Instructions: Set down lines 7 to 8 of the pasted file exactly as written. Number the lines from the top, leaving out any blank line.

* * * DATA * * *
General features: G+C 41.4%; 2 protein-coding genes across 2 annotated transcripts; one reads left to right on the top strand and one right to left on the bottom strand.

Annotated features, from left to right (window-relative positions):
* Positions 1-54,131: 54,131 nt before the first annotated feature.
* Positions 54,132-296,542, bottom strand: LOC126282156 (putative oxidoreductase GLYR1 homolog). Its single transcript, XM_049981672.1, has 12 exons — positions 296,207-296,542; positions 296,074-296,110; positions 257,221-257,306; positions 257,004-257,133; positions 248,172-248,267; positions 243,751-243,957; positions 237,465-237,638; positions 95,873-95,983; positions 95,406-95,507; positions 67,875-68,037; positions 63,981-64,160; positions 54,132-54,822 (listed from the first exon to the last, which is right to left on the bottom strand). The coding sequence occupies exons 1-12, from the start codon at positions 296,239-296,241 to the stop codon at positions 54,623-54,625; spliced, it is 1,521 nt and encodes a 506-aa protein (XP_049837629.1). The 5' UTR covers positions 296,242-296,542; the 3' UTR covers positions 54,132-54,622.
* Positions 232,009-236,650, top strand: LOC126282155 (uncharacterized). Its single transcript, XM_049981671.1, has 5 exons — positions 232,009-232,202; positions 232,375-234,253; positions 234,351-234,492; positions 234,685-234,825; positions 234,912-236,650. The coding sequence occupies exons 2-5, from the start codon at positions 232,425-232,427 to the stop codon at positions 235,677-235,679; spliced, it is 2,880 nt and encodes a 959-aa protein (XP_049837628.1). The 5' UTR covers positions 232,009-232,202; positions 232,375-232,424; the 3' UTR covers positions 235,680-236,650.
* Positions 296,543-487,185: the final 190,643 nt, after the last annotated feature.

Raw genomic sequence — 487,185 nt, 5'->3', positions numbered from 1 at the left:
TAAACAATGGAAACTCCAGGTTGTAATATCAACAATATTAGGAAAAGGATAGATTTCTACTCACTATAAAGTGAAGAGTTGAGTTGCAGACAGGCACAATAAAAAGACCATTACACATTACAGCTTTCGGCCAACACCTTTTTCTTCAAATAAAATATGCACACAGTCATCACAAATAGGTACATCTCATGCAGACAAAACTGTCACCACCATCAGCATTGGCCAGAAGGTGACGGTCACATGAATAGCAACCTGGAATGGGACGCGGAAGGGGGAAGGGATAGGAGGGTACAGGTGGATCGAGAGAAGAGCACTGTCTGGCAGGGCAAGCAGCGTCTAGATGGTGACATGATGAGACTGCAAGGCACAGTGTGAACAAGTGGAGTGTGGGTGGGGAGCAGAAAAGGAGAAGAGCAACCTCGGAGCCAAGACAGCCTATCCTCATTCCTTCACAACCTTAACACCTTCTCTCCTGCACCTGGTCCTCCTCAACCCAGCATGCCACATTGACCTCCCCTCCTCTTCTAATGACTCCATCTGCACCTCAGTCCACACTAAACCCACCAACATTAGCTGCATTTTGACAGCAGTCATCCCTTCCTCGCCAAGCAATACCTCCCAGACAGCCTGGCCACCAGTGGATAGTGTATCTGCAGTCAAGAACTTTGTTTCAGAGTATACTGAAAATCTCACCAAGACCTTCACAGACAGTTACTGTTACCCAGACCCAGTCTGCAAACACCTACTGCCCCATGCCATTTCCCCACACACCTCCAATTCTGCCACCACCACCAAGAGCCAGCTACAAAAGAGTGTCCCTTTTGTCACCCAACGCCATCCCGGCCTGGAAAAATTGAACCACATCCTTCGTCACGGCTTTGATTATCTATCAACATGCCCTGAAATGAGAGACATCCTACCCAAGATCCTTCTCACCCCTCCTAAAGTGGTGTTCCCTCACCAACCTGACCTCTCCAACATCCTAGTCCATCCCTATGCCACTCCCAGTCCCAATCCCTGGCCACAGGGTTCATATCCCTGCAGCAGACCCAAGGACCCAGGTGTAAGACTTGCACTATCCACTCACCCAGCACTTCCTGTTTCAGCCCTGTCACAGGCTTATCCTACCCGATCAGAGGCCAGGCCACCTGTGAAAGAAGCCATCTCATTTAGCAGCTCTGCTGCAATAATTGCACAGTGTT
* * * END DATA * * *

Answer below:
Raw genomic sequence — 487,185 nt, 5'->3', positions numbered from 1 at the left:
TAAACAATGGAAACTCCAGGTTGTAATATCAACAATATTAGGAAAAGGATAGATTTCTACTCACTATAAAGTGAAGAGTTGAGTTGCAGACAGGCACAATAAAAAGACCATTACACATTACAGCTTTCGGCCAACACCTTTTTCTTCAAATAAAATATGCACACAGTCATCACAAATAGGTACATCTCATGCAGACAAAACTGTCACCACCATCAGCATTGGCCAGAAGGTGACGGTCACATGAATAGCAACCTGGAATGGGACGCGGAAGGGGGAAGGGATAGGAGGGTACAGGTGGATCGAGAGAAGAGCACTGTCTGGCAGGGCAAGCAGCGTCTAGATGGTGACATGATGAGACTGCAAGGCACAGTGTGAACAAGTGGAGTGTGGGTGGGGAGCAGAAAAGGAGAAGAGCAACCTCGGAGCCAAGACAGCCTATCCTCATTCCTTCACAACCTTAACACCTTCTCTCCTGCACCTGGTCCTCCTCAACCCAGCATGCCACATTGACCTCCCCTCCTCTTCTAATGACTCCATCTGCACCTCAGTCCACACTAAACCCACCAACATTAGCTGCATTTTGACAGCAGTCATCCCTTCCTCGCCAAGCAATACCTCCCAGACAGCCTGGCCACCAGTGGATAGTGTATCTGCAGTCAAGAACTTTGTTTCAGAGTATACTGAAAATCTCACCAAGACCTTCACAGACAGTTACTGTTACCCAGACCCAGTCTGCAAACACCTACTGCCCCATGCCATTTCCCCACACACCTCCAATTCTGCCACCACCACCAAGAGCCAGCTACAAAAGAGTGTCCCTTTTGTCACCCAACGCCATCCCGGCCTGGAAAAATTGAACCACATCCTTCGTCACGGCTTTGATTATCTATCAACATGCCCTGAAATGAGAGACATCCTACCCAAGATCCTTCTCACCCCTCCTAAAGTGGTGTTCCCTCACCAACCTGACCTCTCCAACATCCTAGTCCATCCCTATGCCACTCCCAGTCCCAATCCCTGGCCACAGGGTTCATATCCCTGCAGCAGACCCAAGGACCCAGGTGTAAGACTTGCACTATCCACTCACCCAGCACTTCCTGTTTCAGCCCTGTCACAGGCTTATCCTACCCGATCAGAGGCCAGGCCACCTGTGAAAGAAGCCATCTCATTTAGCAGCTCTGCTGCAATAATTGCACAGTGTT